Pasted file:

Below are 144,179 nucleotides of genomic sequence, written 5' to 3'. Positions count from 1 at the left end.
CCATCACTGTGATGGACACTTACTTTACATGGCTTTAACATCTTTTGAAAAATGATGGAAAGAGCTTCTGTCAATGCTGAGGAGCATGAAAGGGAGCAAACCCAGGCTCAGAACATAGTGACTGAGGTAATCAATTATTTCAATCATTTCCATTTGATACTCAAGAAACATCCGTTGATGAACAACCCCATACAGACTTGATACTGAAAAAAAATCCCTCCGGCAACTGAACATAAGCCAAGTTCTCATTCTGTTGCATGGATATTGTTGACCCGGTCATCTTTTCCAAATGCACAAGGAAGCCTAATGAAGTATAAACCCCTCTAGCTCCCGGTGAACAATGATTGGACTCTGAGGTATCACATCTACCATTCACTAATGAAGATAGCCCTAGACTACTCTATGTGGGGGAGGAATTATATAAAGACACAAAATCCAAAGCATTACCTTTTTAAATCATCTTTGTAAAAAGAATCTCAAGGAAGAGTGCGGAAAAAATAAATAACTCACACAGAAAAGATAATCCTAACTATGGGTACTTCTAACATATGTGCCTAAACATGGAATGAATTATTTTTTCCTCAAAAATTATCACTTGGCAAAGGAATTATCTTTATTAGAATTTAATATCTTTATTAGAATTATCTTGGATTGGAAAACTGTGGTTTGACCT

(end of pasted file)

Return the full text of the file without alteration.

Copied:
Below are 144,179 nucleotides of genomic sequence, written 5' to 3'. Positions count from 1 at the left end.
CCATCACTGTGATGGACACTTACTTTACATGGCTTTAACATCTTTTGAAAAATGATGGAAAGAGCTTCTGTCAATGCTGAGGAGCATGAAAGGGAGCAAACCCAGGCTCAGAACATAGTGACTGAGGTAATCAATTATTTCAATCATTTCCATTTGATACTCAAGAAACATCCGTTGATGAACAACCCCATACAGACTTGATACTGAAAAAAAATCCCTCCGGCAACTGAACATAAGCCAAGTTCTCATTCTGTTGCATGGATATTGTTGACCCGGTCATCTTTTCCAAATGCACAAGGAAGCCTAATGAAGTATAAACCCCTCTAGCTCCCGGTGAACAATGATTGGACTCTGAGGTATCACATCTACCATTCACTAATGAAGATAGCCCTAGACTACTCTATGTGGGGGAGGAATTATATAAAGACACAAAATCCAAAGCATTACCTTTTTAAATCATCTTTGTAAAAAGAATCTCAAGGAAGAGTGCGGAAAAAATAAATAACTCACACAGAAAAGATAATCCTAACTATGGGTACTTCTAACATATGTGCCTAAACATGGAATGAATTATTTTTTCCTCAAAAATTATCACTTGGCAAAGGAATTATCTTTATTAGAATTTAATATCTTTATTAGAATTATCTTGGATTGGAAAACTGTGGTTTGACCT